Back to all articles
Press Release

Press Release: MH Remote Hearing Request

Accountability & Rule of Law - Lebanon - Advocacy

Press Release

Judges insist on victim returning to Lebanon to testify in-person in first criminal case alleging slavery and slave trade of migrant domestic worker

Beirut, 5 April 2024

Lebanese judges have rejected a request in the landmark criminal case alleging slavery and slave trading brought by a migrant domestic worker (MDW) for the victim to be allowed to testify remotely to save her the practical and emotional difficulties she would face returning to Lebanon, where she was enslaved and suffered serious human rights abuses at the hands of her employer over an eight-and-a-half-year period between March 2011 and September 2019.

Legal Action Worldwide (LAW), the organization representing the victim in the case (MH), requested on 29 February 2024 that the investigating judge follow the procedure for remote hearings established during the Covid-19 pandemic. A remote hearing was justified by the victim’s financial situation and the difficulty of obtaining a visa for Ethiopian nationals, making it impracticable for her to attend in-person. In addition, LAW emphasized the psychological pressure that would be placed on MH by having to return to the place where she was enslaved and abused, and her legitimate fears of retaliation for speaking out. The investigating judge rejected those considerations in a decision taken on the 21 March 2024, prioritising the defendant’s right to confront her accuser  in person over the safety and wellbeing of the victim. On appeal, a three-judge panel agreed with the investigating judge, effectively insisting on MH’s in-person attendance.

With the rejection of the request for a remote hearing, LAW will now have to take steps to secure MH’s in-person attendance while minimizing the inconvenience caused by the decision and ensuring that her safety is not at risk when she returns to Lebanon. MH’s appearance is not necessary for the case to continue. However, under the principle of equal and effective access to justice, it is important that she be enabled to participate in the pre-trial stage of the proceedings, which will ultimately determine whether the charges against her abuser are confirmed.

This is the first criminal case alleging slavery and slave trading brought by an MDW against a Lebanese employer and recruiting agency. There have been other cases alleging similar allegations such as forced labour, delayed pay and maltreatment, however, this is the first case in Lebanon and the wider region where the case argues that the conditions that the complainant lived and worked in constitute slavery. The case also alleges that the actions taken against MH by her employer and the agent who brought her to Lebanon amount to slave trading. The original criminal complaint was filed on MH’s behalf on 8 October 2020.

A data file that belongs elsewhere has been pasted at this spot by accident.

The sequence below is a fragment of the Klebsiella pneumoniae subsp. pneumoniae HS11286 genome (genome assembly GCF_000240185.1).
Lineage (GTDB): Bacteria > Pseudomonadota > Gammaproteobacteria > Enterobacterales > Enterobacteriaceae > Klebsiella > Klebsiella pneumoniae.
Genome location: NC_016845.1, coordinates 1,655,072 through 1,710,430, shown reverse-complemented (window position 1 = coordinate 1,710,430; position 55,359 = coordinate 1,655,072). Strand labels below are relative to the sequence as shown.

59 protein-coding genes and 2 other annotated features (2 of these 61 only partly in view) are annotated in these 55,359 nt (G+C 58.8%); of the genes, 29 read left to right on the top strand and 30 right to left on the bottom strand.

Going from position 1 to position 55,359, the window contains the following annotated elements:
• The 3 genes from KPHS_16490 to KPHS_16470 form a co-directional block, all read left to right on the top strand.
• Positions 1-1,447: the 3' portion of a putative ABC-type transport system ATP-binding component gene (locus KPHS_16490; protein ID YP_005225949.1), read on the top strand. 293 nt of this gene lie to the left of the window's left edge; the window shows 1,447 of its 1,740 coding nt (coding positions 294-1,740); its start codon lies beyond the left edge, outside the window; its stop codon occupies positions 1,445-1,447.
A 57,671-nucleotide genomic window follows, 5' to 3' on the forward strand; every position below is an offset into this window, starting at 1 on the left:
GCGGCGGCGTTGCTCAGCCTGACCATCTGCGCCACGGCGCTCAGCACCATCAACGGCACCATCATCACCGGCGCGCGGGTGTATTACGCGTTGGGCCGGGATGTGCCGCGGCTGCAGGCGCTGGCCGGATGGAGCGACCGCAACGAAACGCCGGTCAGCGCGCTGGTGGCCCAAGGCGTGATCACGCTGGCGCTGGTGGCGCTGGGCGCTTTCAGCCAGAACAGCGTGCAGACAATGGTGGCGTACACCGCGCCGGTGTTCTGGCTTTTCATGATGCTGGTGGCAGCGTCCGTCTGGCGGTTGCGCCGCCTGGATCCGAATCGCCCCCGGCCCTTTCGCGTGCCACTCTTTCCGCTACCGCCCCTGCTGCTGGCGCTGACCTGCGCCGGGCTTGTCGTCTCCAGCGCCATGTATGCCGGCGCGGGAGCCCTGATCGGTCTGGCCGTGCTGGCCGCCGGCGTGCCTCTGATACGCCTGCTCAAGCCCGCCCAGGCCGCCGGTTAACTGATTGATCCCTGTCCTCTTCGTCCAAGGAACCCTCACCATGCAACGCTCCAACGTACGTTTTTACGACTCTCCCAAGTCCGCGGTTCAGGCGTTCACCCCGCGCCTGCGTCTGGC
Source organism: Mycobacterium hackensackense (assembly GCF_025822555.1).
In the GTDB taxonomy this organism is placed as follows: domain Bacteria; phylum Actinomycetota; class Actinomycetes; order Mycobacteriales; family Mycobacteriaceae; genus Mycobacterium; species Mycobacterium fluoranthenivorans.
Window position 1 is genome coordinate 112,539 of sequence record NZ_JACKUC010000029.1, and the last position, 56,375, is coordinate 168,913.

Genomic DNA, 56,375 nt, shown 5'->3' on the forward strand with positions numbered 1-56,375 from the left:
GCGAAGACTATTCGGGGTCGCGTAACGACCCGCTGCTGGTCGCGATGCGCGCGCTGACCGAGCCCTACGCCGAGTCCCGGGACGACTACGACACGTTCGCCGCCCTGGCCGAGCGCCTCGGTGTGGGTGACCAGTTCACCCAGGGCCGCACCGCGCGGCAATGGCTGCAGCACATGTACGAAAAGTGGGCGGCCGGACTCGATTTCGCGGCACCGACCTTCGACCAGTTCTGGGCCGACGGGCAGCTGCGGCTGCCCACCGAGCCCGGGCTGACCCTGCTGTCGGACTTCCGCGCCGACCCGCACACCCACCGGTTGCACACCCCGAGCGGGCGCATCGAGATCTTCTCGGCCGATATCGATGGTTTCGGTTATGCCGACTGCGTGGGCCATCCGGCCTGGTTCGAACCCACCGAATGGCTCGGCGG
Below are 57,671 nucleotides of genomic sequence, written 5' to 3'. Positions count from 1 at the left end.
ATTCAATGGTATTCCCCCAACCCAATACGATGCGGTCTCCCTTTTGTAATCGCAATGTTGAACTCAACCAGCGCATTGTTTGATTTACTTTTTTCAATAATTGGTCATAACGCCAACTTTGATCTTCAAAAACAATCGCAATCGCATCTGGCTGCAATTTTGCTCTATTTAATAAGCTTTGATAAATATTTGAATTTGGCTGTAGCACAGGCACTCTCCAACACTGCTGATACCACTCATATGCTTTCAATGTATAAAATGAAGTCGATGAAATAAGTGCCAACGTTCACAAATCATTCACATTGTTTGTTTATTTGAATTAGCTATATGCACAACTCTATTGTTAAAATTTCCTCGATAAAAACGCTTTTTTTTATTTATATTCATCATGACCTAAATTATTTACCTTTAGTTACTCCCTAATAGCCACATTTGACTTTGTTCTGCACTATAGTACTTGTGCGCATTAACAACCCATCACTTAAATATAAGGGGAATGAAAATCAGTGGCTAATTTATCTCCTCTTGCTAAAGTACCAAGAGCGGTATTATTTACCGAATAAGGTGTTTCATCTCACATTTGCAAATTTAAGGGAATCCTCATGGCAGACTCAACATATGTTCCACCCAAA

“The decision not to permit remote questioning represents a setback in the fight for justice for MH,” said Antonia Mulvey, Executive Director of LAW. “However, it is not the end of the fight. MH has shown incredible bravery by coming forward and seeking to hold her former employer accountable. Despite the challenges involved in physically returning to Lebanon, she will persevere. She has a right to present her views and have them taken into account at this stage of the proceedings. We will do everything possible to ensure that she is able to safely exercise that right.”


Notes to editors:

 According to an assessment by the International Organisation for Migration, there are approximately 400,000 migrant workers in Lebanon. A large majority are women and 70% come from Africa and Asia, in particular Ethiopia, the Philippines, and Sri Lanka. They come to Lebanon under the kafala system, a migration sponsorship scheme that gives citizens and companies in the country almost total control over MDWs employment and migration status. Human rights organisations have long described the kafala system as a form of legalised slavery.

For media interviews and requests, please contact

About LAW

LAW is an independent, non-profit organisation of human rights lawyers and jurists working in fragile and conflict-affected areas. LAW provides legal aid to victims and communities that have suffered human rights violations and abuses in Africa, the Middle East, and South Asia.

Accept Cookies

We use cookies to personalise content, provide social media features and to analyse our traffic. We also share information about your use of our site with our social media and analytics partners who may combine it with other information that you’ve provided to them or that they’ve collected from your use of their services. By using this website, you agree to the use of cookies as stipulated in our privacy policy.

Accept Cookies